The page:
The battery of our smartphone is one of the fundamental pieces of the device and we will have heard many myths about batteries . Today we will talk about whether it is really harmful to continue charging the battery when it reaches 100% , or we can keep the mobile plugged in.
Most of the batteries used in mobile devices (and almost any other battery today) are lithium , either lithium ion (Li-Ion), or occasionally lithium polymers (LiPo), used rather in wearables.
Lithium batteries have a very different operation from other previous technologies, which we must take into account.
How do lithium batteries work?
Lithium batteries do not have a memory effect , the one for which when we bought a new mobile device years ago we were told to charge it overnight so that the battery would obtain better durability and with it less degradation.
The operation of lithium batteries is completely different from the above, this is because the operation and degradation of this type of battery depends on the charge cycles .
Charge cycles are the times a phone consumes 100% battery. For example, when we take it out of the box, our mobile has a 40% battery, and since we are anxious to use it, we put it to charge up to 100%.
From the 40% that the mobile brought to the 100% that we have charged it, we have completed a 60% battery, so we have not yet completed a full cycle, but rather more than half of it.
Now we have 10% and we put it to charge up to 70%, since we had to leave. As the battery already had a little more than “half cycle” of charge, which was 60% and now we have recharged it again for another 60%, if we add both percentages it gives us 120%.
What does it mean that we have reached 120%? This means that we have already completed an entire charging cycle that would correspond to 100% and we have started 20% of another , so our battery already has one less life cycle.
Why is the battery not lasting on my new mobile?
If you have just bought a mobile and the battery does not last, despite integrating a high-amperage battery, there may be an explanation.
As we have mentioned, lithium batteries work in a different way from previous technologies and, in new batteries, they will not begin to give their best until they have carried out 5 charging cycles .
A lithium battery has a useful life of around 500 charge cycles , since from this figure the autonomy drops very significantly. More or less these charging cycles are completed in about 2 years for normal use.
The charger knows if we reach 100%
The batteries are not the only thing that have changed, but also the way of recharging. Leaving aside fast charging and all this type of technology that degrades the battery faster than a traditional charge, there is another key aspect.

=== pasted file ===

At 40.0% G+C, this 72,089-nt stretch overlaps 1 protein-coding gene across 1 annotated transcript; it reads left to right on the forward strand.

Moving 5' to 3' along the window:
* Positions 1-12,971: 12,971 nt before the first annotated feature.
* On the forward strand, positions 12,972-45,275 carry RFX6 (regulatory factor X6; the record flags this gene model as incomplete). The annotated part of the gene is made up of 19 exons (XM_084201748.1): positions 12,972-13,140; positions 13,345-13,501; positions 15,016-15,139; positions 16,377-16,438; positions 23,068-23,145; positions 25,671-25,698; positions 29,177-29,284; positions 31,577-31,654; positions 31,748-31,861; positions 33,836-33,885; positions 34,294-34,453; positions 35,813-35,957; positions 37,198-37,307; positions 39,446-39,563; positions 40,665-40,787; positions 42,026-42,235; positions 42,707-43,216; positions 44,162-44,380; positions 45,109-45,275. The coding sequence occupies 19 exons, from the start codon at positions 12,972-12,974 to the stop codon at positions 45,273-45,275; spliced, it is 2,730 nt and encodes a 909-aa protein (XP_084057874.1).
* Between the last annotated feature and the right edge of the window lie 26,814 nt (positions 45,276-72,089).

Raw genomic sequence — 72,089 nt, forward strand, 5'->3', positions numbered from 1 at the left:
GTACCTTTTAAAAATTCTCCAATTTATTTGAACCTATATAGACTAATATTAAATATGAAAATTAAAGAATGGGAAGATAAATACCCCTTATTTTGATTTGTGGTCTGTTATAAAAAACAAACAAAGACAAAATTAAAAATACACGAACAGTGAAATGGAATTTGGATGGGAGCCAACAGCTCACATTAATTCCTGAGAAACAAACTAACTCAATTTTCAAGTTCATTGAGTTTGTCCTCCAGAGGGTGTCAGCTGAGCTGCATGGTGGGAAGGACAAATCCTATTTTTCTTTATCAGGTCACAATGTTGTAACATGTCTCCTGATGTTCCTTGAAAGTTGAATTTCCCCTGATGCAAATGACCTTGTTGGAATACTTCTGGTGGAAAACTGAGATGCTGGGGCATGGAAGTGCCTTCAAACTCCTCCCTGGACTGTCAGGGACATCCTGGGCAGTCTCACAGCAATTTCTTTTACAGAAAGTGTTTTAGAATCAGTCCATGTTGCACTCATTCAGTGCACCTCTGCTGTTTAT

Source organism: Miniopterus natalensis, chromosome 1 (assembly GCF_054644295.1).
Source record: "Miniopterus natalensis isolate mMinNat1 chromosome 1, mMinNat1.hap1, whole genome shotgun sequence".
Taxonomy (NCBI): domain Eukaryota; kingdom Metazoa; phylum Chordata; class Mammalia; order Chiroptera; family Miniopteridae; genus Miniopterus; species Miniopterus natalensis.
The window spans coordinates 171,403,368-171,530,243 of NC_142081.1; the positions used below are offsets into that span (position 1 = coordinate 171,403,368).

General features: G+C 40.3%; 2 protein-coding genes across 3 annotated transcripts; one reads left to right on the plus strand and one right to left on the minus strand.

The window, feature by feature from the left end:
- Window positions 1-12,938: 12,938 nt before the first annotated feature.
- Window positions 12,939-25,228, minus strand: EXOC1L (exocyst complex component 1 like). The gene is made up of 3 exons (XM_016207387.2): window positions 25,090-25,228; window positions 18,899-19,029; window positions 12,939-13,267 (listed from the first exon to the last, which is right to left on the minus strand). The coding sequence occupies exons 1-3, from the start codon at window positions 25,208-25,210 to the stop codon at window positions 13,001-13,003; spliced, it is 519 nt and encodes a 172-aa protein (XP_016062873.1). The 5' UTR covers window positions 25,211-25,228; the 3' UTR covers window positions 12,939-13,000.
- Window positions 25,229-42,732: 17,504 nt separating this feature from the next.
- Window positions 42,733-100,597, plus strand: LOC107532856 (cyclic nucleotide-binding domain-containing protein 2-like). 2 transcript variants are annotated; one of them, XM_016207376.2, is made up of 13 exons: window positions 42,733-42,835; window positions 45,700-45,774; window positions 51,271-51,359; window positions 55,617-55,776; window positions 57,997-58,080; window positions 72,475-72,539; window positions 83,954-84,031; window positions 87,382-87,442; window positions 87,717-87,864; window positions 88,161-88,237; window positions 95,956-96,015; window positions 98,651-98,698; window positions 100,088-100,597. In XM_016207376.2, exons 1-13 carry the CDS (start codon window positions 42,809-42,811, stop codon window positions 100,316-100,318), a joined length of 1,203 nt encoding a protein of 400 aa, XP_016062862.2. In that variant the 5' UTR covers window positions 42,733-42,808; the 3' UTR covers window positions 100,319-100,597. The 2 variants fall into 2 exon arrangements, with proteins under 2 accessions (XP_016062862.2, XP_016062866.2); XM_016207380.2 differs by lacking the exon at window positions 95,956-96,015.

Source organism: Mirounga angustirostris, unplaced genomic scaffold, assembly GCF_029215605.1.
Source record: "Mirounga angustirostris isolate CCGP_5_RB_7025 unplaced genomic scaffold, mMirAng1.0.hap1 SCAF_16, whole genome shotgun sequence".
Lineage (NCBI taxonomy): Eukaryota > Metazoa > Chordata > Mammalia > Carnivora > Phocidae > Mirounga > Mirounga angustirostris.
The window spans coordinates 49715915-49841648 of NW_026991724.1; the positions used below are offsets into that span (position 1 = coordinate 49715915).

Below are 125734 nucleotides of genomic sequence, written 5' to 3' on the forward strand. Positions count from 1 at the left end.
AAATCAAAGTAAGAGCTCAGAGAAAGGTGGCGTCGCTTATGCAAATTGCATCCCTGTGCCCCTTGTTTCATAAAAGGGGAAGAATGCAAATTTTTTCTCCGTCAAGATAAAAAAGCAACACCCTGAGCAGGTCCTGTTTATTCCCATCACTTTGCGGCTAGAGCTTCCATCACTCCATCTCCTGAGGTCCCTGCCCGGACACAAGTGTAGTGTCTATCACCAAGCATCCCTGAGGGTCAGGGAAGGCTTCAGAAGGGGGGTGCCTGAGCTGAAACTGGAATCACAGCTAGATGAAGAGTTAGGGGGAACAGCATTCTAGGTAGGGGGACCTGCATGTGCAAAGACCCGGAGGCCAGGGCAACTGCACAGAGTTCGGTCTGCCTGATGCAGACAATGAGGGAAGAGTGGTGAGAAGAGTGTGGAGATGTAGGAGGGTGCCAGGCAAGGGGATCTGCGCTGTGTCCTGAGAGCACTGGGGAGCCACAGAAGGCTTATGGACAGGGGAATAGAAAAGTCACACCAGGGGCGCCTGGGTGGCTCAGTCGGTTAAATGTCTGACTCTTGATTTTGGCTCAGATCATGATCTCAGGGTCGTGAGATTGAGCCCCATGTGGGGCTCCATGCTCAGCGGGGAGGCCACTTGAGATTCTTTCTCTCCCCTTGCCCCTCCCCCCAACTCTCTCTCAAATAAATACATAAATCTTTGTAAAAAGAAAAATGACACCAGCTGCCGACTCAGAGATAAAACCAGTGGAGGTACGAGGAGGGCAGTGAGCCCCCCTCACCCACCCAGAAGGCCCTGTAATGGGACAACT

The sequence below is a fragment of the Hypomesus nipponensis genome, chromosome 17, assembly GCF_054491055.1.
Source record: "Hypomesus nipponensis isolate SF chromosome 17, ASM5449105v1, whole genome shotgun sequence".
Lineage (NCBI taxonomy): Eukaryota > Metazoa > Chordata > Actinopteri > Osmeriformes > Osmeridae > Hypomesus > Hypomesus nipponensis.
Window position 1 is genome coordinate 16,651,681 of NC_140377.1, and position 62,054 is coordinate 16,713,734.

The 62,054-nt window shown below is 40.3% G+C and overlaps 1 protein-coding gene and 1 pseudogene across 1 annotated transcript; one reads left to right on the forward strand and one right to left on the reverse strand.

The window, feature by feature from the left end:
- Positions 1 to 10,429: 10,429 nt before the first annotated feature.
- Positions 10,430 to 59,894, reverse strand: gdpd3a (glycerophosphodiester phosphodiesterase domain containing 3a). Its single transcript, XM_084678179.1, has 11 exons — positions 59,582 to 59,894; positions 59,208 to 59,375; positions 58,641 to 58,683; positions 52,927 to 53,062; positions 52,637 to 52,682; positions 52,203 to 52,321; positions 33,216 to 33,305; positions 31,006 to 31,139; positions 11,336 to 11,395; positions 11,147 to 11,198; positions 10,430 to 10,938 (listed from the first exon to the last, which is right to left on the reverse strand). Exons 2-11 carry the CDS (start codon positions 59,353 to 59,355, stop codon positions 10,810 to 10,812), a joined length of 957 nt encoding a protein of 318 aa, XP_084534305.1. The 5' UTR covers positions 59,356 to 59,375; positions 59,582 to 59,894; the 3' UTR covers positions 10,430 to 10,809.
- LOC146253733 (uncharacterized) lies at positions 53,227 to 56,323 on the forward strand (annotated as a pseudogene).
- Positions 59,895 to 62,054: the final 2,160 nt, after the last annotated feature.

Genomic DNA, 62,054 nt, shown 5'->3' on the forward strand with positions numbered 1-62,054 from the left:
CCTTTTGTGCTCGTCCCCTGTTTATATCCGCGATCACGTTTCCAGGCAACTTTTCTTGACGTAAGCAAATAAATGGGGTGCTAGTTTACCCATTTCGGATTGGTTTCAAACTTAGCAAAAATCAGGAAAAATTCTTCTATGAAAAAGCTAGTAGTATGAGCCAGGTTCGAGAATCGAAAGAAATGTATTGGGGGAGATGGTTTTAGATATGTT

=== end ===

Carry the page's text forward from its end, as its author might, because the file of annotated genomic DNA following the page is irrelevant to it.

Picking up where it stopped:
Lithium-ion batteries are designed to work between 20 and 80% , since it is in the interval in which they give the best results.
The chargers, even if we see that the battery is charging, are smart devices that do not let the battery degrade unnecessarily .
So when it reaches 100%, although our device shows that it is recharging, it is not true. When it detects that it has reached 100%, it stops charging and when it is about to drop to 1%, it activates, giving the user the vision that it is charging continuously, when in reality it is not.
In any case, as we have mentioned, the best thing to extend the useful life of the battery is not to expose the battery to extreme temperatures and, whenever possible, keep the charge between 20 and 80% .
Therefore, it is not recommended that our smartphone goes above 80% or goes below 20%, if we do, its useful life will be diminished faster than it should, although it is a complicated precaution to apply on a day-to-day basis.
How is battery life measured?
Battery life is quite difficult to measure if we don’t know how to perform this process, so we are going to explain a simple way. To carry out this measurement we must follow the following steps:
- Once the mobile is charged, it is recommended to restart it to correctly measure screen hours, the unit in which the results are usually interpreted.
- We will access settings on the mobile .
- We will introduce ourselves in the Energy section.
- We must look at the hours of active screen that our phone has offered us since the last recharge .
Now you know that continuing to charge the battery after 100% is not harmful , because the charger stops when it reaches its maximum, but also that the best thing would be not to exceed 80% charge if we want the battery to degrade as little as possible.